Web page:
Forget five-star. If you’re looking for the height of luxury, the prestigious Palace accolade is the one to take notice of, and Les Airelles in Courchevel is one of the best examples
There’s a category of hotel in France at which humble five-star establishments can only gaze up at in envy. Situated in one of the Alps’ most fashionable ski resorts, Hotel Les Airelles in Courchevel – also known as ‘Paris in the Snow’ or ‘the Saint-Tropez of winter sports’ – has the coveted Palace classification, of which there are only 22 others in France, marking it as the pinnacle of luxury.
‘Palace’ is a fairly recent distinction awarded by the French Tourism Ministry in order to set apart those exemplary hotels for where simple five-star recognition is deemed woefully inadequate. They must have exceptional qualities, “embodying French standards of excellence” and must contribute “to enhancing the image of France throughout the world”, the ministry states. The criteria therefore includes everything from location and room comfort, to personalised service, multilingual staff, as well as health and spa facilities.
Those with the good fortune to lay their heads at Les Airelles not only stay in a haven of seemingly limitless self-indulgence, but also have the world’s most extensive fully-linked ski area, the vast Les Trois Vallées, on their doorstep.
From the moment I arrive at Les Airelles, in the forested Jardin Alpin above the centre of Courchevel 1850, it is evident that this is a hotel revelling in self-assured style and awash with quite an extraordinary singular identity. The instant impression is one of pure theatre bordering on eccentricity.
The attentive and ultra-efficient bellboys steal the show in their shell-jackets and calf-length Austrian-style trousers, the ensemble topped off with a white beret. These are the Chasseurs des Airelles who have become the emblem of the hotel.
The look originated from the founder of Les Airelles, Raymonde Fenestraz. She wanted to dress staff in a highly recognisable style and started by giving them pine green Austrian uniforms in 1992, followed by the white parade outfits introduced in 2002 for bellboys, porters and ice-rink and ski valets. To this day they are regularly photographed by guests and have become something of a tourist attraction, as well as being copied by hotels as far afield as China and Russia.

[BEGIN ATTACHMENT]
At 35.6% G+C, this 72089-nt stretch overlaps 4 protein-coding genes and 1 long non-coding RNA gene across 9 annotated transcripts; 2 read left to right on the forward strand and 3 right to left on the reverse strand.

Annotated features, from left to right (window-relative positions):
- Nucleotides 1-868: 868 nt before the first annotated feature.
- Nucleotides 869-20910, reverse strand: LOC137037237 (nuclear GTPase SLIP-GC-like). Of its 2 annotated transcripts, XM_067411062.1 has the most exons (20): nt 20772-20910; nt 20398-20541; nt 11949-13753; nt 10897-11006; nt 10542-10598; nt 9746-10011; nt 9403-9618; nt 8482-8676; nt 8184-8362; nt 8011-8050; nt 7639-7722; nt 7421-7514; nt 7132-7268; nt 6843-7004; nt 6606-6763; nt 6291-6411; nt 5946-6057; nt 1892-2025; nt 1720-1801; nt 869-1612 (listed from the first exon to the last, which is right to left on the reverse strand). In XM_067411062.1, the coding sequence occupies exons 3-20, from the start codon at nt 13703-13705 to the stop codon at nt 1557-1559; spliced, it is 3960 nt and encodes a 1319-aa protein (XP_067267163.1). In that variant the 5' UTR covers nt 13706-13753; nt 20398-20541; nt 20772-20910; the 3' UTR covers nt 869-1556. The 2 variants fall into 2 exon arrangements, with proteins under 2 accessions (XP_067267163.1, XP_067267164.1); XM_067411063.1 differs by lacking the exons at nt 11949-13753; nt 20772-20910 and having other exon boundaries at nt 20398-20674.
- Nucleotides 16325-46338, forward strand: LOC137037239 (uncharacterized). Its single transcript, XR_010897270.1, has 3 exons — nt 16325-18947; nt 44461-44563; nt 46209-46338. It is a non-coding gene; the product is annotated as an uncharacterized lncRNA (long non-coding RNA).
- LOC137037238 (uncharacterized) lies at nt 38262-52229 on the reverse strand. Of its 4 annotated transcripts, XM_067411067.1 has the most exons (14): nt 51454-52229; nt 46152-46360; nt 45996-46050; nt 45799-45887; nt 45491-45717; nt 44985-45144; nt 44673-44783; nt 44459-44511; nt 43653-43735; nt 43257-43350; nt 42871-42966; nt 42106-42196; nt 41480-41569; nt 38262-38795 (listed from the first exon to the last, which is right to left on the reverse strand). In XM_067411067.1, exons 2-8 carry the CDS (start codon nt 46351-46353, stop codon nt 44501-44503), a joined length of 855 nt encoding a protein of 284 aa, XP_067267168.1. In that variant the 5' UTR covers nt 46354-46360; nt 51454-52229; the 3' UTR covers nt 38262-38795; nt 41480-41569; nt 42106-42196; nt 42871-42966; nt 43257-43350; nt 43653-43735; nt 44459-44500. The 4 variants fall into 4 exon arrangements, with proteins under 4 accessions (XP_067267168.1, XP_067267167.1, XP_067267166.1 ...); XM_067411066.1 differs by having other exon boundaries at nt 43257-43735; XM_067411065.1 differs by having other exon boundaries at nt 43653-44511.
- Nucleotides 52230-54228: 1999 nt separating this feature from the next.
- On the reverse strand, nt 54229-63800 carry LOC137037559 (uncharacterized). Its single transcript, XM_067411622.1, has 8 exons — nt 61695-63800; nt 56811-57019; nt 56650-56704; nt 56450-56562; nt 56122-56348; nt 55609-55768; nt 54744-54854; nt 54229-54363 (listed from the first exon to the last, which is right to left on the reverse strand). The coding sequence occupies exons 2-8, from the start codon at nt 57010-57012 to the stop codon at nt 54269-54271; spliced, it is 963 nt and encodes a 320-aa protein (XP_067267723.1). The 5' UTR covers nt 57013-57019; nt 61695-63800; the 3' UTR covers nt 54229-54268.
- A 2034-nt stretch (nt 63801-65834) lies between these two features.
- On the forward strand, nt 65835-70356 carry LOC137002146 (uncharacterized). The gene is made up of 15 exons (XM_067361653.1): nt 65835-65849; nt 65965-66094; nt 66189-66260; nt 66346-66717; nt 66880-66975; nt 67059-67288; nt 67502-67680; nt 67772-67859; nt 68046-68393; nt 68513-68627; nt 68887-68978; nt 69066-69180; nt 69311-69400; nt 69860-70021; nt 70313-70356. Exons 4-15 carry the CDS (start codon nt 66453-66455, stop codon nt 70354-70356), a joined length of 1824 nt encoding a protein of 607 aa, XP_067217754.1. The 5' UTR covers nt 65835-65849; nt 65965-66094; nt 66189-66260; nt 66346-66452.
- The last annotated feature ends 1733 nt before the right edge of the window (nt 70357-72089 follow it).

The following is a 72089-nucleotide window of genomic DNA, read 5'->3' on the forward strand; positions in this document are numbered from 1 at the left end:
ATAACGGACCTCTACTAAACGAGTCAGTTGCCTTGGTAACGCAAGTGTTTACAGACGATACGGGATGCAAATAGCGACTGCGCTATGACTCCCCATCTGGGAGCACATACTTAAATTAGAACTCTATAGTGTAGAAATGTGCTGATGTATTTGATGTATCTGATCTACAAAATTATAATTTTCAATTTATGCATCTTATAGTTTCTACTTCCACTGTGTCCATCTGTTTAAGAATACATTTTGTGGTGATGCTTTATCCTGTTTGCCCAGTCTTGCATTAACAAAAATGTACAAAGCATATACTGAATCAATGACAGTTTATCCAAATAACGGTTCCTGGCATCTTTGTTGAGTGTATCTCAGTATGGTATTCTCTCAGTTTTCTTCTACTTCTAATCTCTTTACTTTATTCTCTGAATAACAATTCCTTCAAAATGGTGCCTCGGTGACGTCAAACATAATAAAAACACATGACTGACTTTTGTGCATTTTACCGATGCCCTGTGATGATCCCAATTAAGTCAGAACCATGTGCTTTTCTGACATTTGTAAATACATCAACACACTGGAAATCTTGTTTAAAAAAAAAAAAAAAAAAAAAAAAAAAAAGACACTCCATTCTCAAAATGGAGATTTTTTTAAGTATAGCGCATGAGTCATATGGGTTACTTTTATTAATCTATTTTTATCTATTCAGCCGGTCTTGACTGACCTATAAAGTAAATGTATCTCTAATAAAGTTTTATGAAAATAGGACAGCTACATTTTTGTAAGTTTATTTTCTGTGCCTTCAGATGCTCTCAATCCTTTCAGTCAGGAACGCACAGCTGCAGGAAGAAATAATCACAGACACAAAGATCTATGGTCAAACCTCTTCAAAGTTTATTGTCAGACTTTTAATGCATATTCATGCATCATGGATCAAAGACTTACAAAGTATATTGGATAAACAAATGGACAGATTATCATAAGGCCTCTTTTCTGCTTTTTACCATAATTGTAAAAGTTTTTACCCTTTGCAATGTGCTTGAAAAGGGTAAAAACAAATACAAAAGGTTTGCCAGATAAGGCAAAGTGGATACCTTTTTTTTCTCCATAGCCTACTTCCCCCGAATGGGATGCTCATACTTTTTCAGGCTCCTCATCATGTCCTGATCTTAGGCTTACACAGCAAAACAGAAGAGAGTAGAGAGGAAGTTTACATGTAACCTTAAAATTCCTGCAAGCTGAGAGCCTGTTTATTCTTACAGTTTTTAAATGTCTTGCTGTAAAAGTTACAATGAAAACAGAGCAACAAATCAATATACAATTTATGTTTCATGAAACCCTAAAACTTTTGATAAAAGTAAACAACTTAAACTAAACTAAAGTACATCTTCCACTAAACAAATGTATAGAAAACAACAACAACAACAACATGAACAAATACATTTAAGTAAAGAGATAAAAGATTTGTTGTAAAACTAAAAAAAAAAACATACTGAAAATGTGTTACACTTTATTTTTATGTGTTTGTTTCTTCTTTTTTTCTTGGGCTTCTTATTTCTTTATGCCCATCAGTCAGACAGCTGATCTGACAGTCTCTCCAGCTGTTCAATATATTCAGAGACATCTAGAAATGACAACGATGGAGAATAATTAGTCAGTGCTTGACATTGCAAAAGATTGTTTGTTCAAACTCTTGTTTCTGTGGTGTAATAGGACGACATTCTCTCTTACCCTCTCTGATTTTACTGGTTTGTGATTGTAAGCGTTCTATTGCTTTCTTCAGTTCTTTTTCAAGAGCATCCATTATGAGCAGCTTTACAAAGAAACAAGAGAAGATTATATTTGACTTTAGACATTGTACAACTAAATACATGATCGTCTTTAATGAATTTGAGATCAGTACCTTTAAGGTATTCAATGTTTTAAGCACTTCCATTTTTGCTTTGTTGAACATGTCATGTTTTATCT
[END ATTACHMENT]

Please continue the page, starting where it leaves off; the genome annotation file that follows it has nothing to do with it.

From the outside, Les Airelles is an Alpine confection – half fairytale castle, with circular turrets and mullioned windows, and half heavily timbered outsize chalet decorated with trompe-l'œil in pastel shades.
The enchantment continues inside, where the interiors showcase a warm take on Austro-Hungarian glamour. In fact Madame Fenestraz’s original concept was inspired by the intense and ultimately tragic life of the 19th century Empress Elisabeth of Austria, captured memorably by Romy Schneider in the film Sissi (the Empress’ nickname). What we have here is a hotel that Sissi (stabbed to death by an Italian anarchist) would have been delighted to check into. Yes, there are many layers here. Be prepared for an experience, not just somewhere to stay the night.
In the welcoming lounge, I linger beside a fireplace on a velvet-clad couch and am attended to by a waiter who already knows my name and amazingly, what I might want for breakfast the next day. The staff at Les Airelles are trained, it appears, to the level of thought osmosis.
Reflecting the baroque yet intimate and cosy style is one of Les Airelles’ several restaurants, the menus for which were conceived by chef Pierre Gagnaire. “I love Courchevel, I love skiing and I wish I could be here more,” Gagnaire told me in the ski room as he booted up for a day on the slopes. “But I only manage to ski at the beginning and the end of the winter because I have to visit my other restaurants, too.”
In his absence his cuisine is masterfully executed by the in-house chefs, who conjure up culinary delights such as squash gnocchi with pine honey, mousseline of anglerfish (from Lake Geneva), carabineros shrimp perfumed with clementine, and iced dessert à la Chartreuse. I also enjoy the offerings at Cala di Volpe – the 24 kitchen and waiting staff of which decamp to Les Airelles each winter from Hotel Cala di Volpe on Sardinia – where highlights include truffle-topped pizza and ravioli stuffed with lobster.
Guests generally opt for half-board and can choose dinner at any of the hotel restaurants, or instead take lunch at a choice of three restaurants on the slopes. And what could be more marvellous than lunch on the sunny, expansive piste-side terrace of the hotel-owned Le Chalet de Pierres? Head down towards the village on the glorious sweeping red run from the top station of La Saulire and it’s on your left just past the lake – you can’t miss it. Getting back after a boozy lunch, however, might not be so easy.
To speed up the recovery process on your return, indulge in a spot of cryotherapy at the spa – a healing and anti-ageing treatment that involves entering a capsule immersed in liquid nitrogen at a temperature of between -11°C to -17°C for between 30 seconds and three minutes. A chilling process, but the results are undeniable, as any top sportsman will vouch.
Les Airelles is ski-in ski-out (a chasseur will even place your skis on the snow when you’re ready to set out so you don’t have the inconvenience of carrying them from the ski room) but if you end your day of skiing at the base area then the hotel’s gleaming horse-drawn carriage, designed by French fashion house Hermès, will clippity-clop you back to the comforts of Les Airelles in the style to which you’ve become accustomed.